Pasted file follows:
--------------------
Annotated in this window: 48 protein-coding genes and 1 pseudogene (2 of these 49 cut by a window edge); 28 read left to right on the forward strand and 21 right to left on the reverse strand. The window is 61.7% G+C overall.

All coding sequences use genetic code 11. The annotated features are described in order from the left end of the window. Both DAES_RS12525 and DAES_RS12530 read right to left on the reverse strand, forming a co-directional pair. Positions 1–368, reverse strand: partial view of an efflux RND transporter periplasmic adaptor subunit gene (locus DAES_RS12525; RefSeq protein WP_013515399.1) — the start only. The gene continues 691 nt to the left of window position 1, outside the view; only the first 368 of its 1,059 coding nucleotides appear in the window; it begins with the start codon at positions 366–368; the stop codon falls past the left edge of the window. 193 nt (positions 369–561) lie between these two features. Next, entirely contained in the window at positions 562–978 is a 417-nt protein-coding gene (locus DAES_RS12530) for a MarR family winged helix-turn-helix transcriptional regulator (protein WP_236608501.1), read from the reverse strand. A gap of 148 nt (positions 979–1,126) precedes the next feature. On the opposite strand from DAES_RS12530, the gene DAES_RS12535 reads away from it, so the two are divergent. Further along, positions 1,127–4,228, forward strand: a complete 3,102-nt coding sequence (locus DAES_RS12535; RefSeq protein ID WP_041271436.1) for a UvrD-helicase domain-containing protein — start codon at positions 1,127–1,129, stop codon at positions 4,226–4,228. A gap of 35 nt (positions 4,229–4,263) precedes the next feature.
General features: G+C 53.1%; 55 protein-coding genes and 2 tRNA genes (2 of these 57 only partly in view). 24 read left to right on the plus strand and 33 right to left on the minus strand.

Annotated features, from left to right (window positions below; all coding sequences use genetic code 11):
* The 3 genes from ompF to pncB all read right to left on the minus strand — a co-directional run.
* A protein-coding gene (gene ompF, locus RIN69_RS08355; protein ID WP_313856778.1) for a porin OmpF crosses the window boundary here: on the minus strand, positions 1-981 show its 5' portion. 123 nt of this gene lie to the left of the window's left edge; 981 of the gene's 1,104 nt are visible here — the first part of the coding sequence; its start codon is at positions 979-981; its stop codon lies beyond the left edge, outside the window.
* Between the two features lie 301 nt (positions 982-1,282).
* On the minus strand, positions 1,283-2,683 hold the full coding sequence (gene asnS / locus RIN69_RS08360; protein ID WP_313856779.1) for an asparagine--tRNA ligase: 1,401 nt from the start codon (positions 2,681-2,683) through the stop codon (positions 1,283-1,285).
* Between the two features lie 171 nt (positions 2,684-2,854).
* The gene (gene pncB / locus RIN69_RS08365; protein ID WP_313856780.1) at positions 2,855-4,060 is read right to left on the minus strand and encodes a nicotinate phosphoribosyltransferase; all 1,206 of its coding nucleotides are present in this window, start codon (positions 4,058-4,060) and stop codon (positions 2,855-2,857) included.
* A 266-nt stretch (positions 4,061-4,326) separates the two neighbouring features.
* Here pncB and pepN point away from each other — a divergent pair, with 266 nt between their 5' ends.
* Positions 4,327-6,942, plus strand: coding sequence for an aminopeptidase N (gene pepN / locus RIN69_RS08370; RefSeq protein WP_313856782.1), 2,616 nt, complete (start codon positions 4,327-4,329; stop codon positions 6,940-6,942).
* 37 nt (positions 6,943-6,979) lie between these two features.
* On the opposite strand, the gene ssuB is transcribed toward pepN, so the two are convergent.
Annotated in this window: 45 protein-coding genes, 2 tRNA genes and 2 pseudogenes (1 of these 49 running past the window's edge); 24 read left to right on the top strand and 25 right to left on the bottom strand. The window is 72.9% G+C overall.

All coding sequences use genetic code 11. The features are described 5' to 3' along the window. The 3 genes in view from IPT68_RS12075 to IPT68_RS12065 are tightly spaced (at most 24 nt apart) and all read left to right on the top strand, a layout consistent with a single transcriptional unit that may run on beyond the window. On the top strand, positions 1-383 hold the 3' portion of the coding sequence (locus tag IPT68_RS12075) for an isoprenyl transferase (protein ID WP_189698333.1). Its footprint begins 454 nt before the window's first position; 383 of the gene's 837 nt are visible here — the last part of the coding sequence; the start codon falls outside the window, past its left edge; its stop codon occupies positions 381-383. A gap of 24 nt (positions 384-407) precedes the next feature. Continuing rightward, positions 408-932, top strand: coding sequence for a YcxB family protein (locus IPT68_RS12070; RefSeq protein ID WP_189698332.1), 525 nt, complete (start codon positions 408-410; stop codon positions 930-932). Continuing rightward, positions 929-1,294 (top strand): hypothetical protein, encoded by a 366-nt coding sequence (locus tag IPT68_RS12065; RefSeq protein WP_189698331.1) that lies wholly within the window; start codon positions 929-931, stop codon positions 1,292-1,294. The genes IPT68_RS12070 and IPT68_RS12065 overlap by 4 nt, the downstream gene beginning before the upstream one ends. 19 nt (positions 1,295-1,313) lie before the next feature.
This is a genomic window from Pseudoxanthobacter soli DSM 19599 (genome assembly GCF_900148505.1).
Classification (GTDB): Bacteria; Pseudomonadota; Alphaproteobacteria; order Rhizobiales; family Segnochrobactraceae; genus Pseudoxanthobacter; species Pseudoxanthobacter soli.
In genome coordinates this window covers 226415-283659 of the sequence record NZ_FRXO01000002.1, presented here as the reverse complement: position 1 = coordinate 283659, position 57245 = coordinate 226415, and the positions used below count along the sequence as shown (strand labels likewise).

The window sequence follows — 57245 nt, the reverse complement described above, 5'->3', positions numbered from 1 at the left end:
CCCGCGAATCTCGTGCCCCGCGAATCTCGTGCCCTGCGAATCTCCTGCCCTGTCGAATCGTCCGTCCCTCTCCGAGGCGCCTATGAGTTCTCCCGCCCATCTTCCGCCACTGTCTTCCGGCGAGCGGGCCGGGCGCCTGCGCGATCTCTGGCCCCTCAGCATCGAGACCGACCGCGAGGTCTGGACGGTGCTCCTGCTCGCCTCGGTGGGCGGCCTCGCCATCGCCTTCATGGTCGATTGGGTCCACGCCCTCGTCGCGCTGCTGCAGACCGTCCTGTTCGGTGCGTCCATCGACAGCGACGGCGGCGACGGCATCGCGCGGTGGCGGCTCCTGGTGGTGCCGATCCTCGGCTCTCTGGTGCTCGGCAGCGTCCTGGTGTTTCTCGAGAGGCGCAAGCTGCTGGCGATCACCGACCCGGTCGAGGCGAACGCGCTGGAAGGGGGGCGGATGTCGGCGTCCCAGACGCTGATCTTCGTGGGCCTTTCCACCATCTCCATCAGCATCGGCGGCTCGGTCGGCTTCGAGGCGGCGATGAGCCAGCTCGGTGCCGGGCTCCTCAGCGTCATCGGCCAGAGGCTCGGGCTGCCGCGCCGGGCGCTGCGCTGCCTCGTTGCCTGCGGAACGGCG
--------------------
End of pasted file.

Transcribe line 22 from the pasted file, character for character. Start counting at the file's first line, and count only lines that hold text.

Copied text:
CCCGCGAATCTCGTGCCCCGCGAATCTCGTGCCCTGCGAATCTCCTGCCCTGTCGAATCGTCCGTCCCTCTCCGAGGCGCCTATGAGTTCTCCCGCCCATCTTCCGCCACTGTCTTCCGGCGAGCGGGCCGGGCGCCTGCGCGATCTCTGGCCCCTCAGCATCGAGACCGACCGCGAGGTCTGGACGGTGCTCCTGCTCGCCTCGGTGGGCGGCCTCGCCATCGCCTTCATGGTCGATTGGGTCCACGCCCTCGTCGCGCTGCTGCAGACCGTCCTGTTCGGTGCGTCCATCGACAGCGACGGCGGCGACGGCATCGCGCGGTGGCGGCTCCTGGTGGTGCCGATCCTCGGCTCTCTGGTGCTCGGCAGCGTCCTGGTGTTTCTCGAGAGGCGCAAGCTGCTGGCGATCACCGACCCGGTCGAGGCGAACGCGCTGGAAGGGGGGCGGATGTCGGCGTCCCAGACGCTGATCTTCGTGGGCCTTTCCACCATCTCCATCAGCATCGGCGGCTCGGTCGGCTTCGAGGCGGCGATGAGCCAGCTCGGTGCCGGGCTCCTCAGCGTCATCGGCCAGAGGCTCGGGCTGCCGCGCCGGGCGCTGCGCTGCCTCGTTGCCTGCGGAACGGCG